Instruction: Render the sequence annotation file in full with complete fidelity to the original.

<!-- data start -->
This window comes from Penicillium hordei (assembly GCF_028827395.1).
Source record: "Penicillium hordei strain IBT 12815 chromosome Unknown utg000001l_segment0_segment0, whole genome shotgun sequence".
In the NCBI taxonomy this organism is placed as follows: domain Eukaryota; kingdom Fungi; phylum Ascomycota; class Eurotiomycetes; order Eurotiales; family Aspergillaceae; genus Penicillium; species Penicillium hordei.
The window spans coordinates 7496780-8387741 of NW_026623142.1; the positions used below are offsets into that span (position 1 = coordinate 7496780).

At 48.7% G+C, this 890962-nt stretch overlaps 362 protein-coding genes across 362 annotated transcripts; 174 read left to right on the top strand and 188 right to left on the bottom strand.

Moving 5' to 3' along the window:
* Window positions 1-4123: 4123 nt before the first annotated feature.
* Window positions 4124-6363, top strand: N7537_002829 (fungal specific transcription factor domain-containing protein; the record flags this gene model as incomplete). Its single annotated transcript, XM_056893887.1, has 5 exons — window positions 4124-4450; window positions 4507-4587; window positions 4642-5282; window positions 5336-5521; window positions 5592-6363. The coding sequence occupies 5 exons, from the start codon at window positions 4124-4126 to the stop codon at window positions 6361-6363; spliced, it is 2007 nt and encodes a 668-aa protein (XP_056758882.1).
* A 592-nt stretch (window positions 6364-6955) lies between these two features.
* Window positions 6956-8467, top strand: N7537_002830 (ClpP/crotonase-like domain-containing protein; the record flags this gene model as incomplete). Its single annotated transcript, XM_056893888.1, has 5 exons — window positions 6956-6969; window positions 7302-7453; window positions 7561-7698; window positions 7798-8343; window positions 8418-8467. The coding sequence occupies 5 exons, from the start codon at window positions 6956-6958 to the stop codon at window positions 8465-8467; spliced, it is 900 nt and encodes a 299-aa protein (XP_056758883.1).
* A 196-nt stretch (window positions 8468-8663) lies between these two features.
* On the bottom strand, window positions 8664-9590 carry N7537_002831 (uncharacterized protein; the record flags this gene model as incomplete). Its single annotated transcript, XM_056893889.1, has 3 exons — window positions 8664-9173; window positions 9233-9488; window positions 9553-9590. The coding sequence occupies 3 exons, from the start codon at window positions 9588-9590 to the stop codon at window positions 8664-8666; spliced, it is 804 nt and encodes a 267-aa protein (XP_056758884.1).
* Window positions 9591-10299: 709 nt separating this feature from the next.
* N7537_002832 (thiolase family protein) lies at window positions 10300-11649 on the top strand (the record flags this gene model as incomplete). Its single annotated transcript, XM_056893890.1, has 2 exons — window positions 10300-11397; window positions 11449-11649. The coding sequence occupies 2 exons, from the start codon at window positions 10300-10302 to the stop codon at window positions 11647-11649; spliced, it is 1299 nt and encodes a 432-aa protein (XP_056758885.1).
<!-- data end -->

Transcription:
This window comes from Penicillium hordei (assembly GCF_028827395.1).
Source record: "Penicillium hordei strain IBT 12815 chromosome Unknown utg000001l_segment0_segment0, whole genome shotgun sequence".
In the NCBI taxonomy this organism is placed as follows: domain Eukaryota; kingdom Fungi; phylum Ascomycota; class Eurotiomycetes; order Eurotiales; family Aspergillaceae; genus Penicillium; species Penicillium hordei.
The window spans coordinates 7496780-8387741 of NW_026623142.1; the positions used below are offsets into that span (position 1 = coordinate 7496780).

At 48.7% G+C, this 890962-nt stretch overlaps 362 protein-coding genes across 362 annotated transcripts; 174 read left to right on the top strand and 188 right to left on the bottom strand.

Moving 5' to 3' along the window:
* Window positions 1-4123: 4123 nt before the first annotated feature.
* Window positions 4124-6363, top strand: N7537_002829 (fungal specific transcription factor domain-containing protein; the record flags this gene model as incomplete). Its single annotated transcript, XM_056893887.1, has 5 exons — window positions 4124-4450; window positions 4507-4587; window positions 4642-5282; window positions 5336-5521; window positions 5592-6363. The coding sequence occupies 5 exons, from the start codon at window positions 4124-4126 to the stop codon at window positions 6361-6363; spliced, it is 2007 nt and encodes a 668-aa protein (XP_056758882.1).
* A 592-nt stretch (window positions 6364-6955) lies between these two features.
* Window positions 6956-8467, top strand: N7537_002830 (ClpP/crotonase-like domain-containing protein; the record flags this gene model as incomplete). Its single annotated transcript, XM_056893888.1, has 5 exons — window positions 6956-6969; window positions 7302-7453; window positions 7561-7698; window positions 7798-8343; window positions 8418-8467. The coding sequence occupies 5 exons, from the start codon at window positions 6956-6958 to the stop codon at window positions 8465-8467; spliced, it is 900 nt and encodes a 299-aa protein (XP_056758883.1).
* A 196-nt stretch (window positions 8468-8663) lies between these two features.
* On the bottom strand, window positions 8664-9590 carry N7537_002831 (uncharacterized protein; the record flags this gene model as incomplete). Its single annotated transcript, XM_056893889.1, has 3 exons — window positions 8664-9173; window positions 9233-9488; window positions 9553-9590. The coding sequence occupies 3 exons, from the start codon at window positions 9588-9590 to the stop codon at window positions 8664-8666; spliced, it is 804 nt and encodes a 267-aa protein (XP_056758884.1).
* Window positions 9591-10299: 709 nt separating this feature from the next.
* N7537_002832 (thiolase family protein) lies at window positions 10300-11649 on the top strand (the record flags this gene model as incomplete). Its single annotated transcript, XM_056893890.1, has 2 exons — window positions 10300-11397; window positions 11449-11649. The coding sequence occupies 2 exons, from the start codon at window positions 10300-10302 to the stop codon at window positions 11647-11649; spliced, it is 1299 nt and encodes a 432-aa protein (XP_056758885.1).